Forensic science is a dynamic discipline that is crucial to the investigation of crime, the collection of evidence and intelligence, and in securing justice. This multidisciplinary MSc programme offers students a unique opportunity to gain forensic science skills and methods within a holistic crime science framework.
Students will develop an understanding of the fundamental principles of crime and forensic science, together with the key conceptual and philosophical frameworks in this field. They will gain practical skills in crime scene investigation, experimental design and implementation, statistical analysis, data analysis and modelling, and will be able to evaluate the weight and applicability of forensic evidence for investigative and court purposes.
Students undertake modules to the value of 180 credits.
The programme consists of five core modules (75 credits), three optional modules (45 credits) and a research dissertation (60 credits).
An exit-only Postgraduate Diploma (120 credits) is offered.
Students choose three of the following optional modules:
All students undertake an independent research project which culminates in a dissertation of 10,000 words.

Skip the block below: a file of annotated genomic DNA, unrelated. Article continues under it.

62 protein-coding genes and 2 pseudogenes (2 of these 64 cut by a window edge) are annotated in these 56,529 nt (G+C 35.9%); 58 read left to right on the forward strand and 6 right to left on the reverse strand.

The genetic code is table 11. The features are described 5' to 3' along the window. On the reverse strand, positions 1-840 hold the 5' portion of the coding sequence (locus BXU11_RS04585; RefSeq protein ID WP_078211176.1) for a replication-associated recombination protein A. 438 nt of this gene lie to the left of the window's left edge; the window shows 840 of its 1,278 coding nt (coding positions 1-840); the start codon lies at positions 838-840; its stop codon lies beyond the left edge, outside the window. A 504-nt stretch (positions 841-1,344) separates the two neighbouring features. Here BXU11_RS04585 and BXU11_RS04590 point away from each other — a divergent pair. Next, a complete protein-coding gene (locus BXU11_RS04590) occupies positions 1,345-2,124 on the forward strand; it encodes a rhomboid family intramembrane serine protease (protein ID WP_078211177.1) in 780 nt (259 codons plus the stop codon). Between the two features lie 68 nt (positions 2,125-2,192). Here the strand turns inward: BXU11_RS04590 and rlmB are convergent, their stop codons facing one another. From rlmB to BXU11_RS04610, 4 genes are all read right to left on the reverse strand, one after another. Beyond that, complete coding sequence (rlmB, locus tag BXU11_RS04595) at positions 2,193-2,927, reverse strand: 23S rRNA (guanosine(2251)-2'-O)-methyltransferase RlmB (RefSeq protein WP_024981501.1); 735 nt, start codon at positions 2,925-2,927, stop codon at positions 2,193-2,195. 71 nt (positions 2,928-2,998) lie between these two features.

Teaching and learning
The programme is delivered through lectures, seminars, tutorials, practical exercises and statistical and computer classes. Assessment is through coursework, examination and the dissertation.
Further information on modules and degree structure is available on the department website: Crime and Forensic Science MSc
Graduates of this programme will gain the skills necessary for a career in crime investigation, forensic science provision, consultancy, policy-making, and with public sector employers such as police forces, Home Office, and Ministry of Defence. They will also have gained the research tools necessary for a PhD or further doctoral research.
Recent career destinations for this degree
Graduates from this programme gain a solid understanding of the key principles of crime and forensic science, along with the ability to analyse problems and use appropriate scientific and professional skills to solve them. They can evaluate forensic evidence and their CSI training (developed and delivered with input from London-based police forces) gives them the edge over other applicants for crime scene investigation roles, if this is what they decide to do. They have the opportunity to learn specialist techniques in areas such as forensic archaeology and forensic geoscience, and are given a thorough grounding in academic research methods.
Each year we ask our graduates to tell us about their experience of the programme and their career after leaving UCL and we include some real-life graduate profiles on our website.